He glanced back at the security office one last time. The male students were still milling around.


She ignored me. She gets what she deserves.


With that, Dongju turned and walked toward the Humanities building without looking back.




Today, there was another group of male students hanging around the security office. One of them knocked on the window and asked, “Can I leave a lost item I found with you?”


As soon as the window slid open, the student quickly extended his arm through the window and placed a coffee on the desk. Then, in a playful tone, he said, “I brought you a coffee. Have it before it gets cold.”




“Aren’t you gonna say something?”




“I’m not a weirdo.”




There was no response from inside. Instead, a hand emerged outside the window holding the coffee. It placed it on the windowsill.




The window slid shut.


The male student stared at the returned coffee, dumbfounded. Laughter from the other students echoed behind him, causing his face to flush with embarrassment. He knocked on the window again, forcefully this time. There was no response, and the laughter intensified.


Struggling to contain his anger, the student’s voice trembled. “Excuse me, that’s not polite. Ignoring someone and dismissing their sincerity—is that how you should behave when it’s our tuition fees that are paying your wages?”


His voice grew louder, attracting the attention of passersby.


When there was still no answer, the student declared in a frustrated tone, “I’m not going to let this go, you know. I’m gonna post comments on the school community board, and I’ll make a complaint with the school about ignoring students.”


He glared determinedly into the window.


Dongju watched the scene from a distance, his arms crossed.




Why did solving one problem always seem to lead to a tougher one? Reflecting on it, giving directions was a straightforward task I was clearly meant to handle. But what about this situation?


“Excuse me, that’s not polite. Ignoring someone and dismissing their sincerity—is that how you should behave when it’s our tuition fees that are paying your wages?”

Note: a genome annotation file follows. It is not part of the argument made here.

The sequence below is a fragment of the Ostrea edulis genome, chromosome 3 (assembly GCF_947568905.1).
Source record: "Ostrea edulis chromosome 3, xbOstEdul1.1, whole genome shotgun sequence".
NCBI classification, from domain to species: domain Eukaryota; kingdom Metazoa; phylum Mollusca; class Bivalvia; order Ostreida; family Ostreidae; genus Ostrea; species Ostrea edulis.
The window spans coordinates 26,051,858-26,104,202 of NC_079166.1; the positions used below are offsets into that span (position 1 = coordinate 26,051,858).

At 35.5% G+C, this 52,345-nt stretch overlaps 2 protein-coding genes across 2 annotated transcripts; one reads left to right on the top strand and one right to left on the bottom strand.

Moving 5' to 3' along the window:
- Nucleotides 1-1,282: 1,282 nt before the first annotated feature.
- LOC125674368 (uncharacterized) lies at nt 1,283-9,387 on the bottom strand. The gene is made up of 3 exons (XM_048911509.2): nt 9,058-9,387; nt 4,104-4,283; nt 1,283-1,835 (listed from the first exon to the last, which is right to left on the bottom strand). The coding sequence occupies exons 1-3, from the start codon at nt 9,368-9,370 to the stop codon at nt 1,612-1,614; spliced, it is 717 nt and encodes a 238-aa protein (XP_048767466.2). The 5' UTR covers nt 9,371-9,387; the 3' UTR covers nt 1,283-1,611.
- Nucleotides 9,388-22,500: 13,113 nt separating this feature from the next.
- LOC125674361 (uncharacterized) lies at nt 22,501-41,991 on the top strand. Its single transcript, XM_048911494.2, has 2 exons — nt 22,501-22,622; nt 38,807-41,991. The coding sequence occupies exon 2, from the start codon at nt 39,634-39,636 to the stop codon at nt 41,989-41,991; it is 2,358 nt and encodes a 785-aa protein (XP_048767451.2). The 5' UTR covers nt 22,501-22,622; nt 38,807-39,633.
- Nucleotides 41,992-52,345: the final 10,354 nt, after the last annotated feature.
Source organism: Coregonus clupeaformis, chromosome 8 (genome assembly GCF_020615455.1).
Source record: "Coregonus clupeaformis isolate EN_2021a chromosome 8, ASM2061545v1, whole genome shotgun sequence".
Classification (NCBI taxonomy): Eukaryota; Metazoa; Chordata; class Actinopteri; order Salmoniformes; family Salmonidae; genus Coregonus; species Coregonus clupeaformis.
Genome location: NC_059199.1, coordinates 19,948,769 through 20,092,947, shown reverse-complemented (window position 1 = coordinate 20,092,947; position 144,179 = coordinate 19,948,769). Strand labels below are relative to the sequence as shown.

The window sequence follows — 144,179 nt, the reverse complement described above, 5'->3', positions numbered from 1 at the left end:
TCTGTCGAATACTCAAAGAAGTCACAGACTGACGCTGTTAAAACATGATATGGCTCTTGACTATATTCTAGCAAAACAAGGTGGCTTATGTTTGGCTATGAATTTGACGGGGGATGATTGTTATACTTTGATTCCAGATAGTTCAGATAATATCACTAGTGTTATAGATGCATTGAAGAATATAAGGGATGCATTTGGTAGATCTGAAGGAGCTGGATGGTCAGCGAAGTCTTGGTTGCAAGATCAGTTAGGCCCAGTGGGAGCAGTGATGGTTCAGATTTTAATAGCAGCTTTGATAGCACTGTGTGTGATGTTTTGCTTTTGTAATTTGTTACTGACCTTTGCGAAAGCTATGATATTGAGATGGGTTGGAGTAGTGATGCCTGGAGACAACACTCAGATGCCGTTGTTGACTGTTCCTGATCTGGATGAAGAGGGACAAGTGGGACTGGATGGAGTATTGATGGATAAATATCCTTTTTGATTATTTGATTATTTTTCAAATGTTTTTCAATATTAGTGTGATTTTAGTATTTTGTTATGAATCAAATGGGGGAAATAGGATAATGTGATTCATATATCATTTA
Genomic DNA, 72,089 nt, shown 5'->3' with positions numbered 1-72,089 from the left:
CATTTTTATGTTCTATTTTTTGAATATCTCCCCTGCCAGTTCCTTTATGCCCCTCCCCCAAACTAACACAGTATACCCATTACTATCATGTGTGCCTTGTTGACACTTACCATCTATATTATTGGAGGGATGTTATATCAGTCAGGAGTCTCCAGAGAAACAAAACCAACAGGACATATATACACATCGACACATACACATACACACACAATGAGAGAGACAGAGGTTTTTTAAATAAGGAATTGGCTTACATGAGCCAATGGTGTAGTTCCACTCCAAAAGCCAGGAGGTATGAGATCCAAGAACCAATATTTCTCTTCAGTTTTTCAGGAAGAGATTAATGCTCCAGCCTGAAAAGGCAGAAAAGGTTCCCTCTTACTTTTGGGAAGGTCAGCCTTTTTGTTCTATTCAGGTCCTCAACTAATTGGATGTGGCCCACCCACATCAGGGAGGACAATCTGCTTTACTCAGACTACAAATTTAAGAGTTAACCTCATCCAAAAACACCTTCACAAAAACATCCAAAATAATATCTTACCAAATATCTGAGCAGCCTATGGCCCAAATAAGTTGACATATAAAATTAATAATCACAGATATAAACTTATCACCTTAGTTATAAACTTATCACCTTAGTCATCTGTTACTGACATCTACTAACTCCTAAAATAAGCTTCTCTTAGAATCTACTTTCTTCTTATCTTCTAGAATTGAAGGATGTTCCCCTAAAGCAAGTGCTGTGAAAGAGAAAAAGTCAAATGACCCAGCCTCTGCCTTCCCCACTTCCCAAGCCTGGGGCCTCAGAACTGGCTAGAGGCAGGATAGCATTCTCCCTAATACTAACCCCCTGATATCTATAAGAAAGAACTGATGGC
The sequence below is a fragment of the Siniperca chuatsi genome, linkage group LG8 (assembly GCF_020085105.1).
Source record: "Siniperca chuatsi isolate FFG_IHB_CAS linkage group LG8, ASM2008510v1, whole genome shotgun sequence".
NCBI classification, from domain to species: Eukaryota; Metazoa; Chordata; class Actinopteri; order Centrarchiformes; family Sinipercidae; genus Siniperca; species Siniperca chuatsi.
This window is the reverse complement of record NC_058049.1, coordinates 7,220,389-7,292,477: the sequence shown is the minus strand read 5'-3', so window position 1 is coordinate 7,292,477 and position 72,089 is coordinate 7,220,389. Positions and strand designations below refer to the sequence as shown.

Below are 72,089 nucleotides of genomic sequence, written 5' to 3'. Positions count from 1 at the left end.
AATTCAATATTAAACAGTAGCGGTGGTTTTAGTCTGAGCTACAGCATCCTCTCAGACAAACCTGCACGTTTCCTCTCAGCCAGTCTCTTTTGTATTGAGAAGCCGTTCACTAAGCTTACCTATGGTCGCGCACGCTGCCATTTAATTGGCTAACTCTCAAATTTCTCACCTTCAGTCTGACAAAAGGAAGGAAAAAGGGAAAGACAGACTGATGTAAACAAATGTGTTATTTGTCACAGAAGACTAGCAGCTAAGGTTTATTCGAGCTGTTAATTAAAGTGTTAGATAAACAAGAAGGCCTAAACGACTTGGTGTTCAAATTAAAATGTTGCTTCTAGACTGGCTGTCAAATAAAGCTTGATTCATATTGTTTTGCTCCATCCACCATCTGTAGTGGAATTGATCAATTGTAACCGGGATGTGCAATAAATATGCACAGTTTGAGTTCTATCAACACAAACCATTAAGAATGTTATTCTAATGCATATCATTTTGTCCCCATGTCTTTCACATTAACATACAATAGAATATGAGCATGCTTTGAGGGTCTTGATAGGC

The comment about ignoring him hit like a speed bump, but the rest felt utterly nonsensical. I never asked for that level of sincerity, nor was I paid to answer those kinds of questions.


But I was only thinking all this in my head. In reality, I couldn’t do anything but quietly listen to the student’s words.


“I’m not going to let this go, you know. I’m gonna post comments on the school community board, and I’ll make a complaint with the school about ignoring students.”


It was hard to believe someone would actually lodge a complaint over something like this. Yet, not everything in the world is justified. If he decided to twist the truth—not outright lying, but omitting key details—would I be able to defend myself effectively? The unsettling thought that I might be powerless in this scenario weighed heavily on me as I lowered my head.


Knock, knock.


“I’m here for a package addressed to Professor Jeong-sik Hwang of the Philosophy Department.”


At that moment, someone nudged the male student aside with a shoulder and took his place at the window. The displaced student stumbled sideways. He threw a glance at the newcomer but remained silent.


This man… he was the one who had been drinking in the security room. My gaze fixed on him. Of course, I couldn’t expect any assistance from him. It wasn’t his place to intervene, and even if it were, I doubted he would offer help.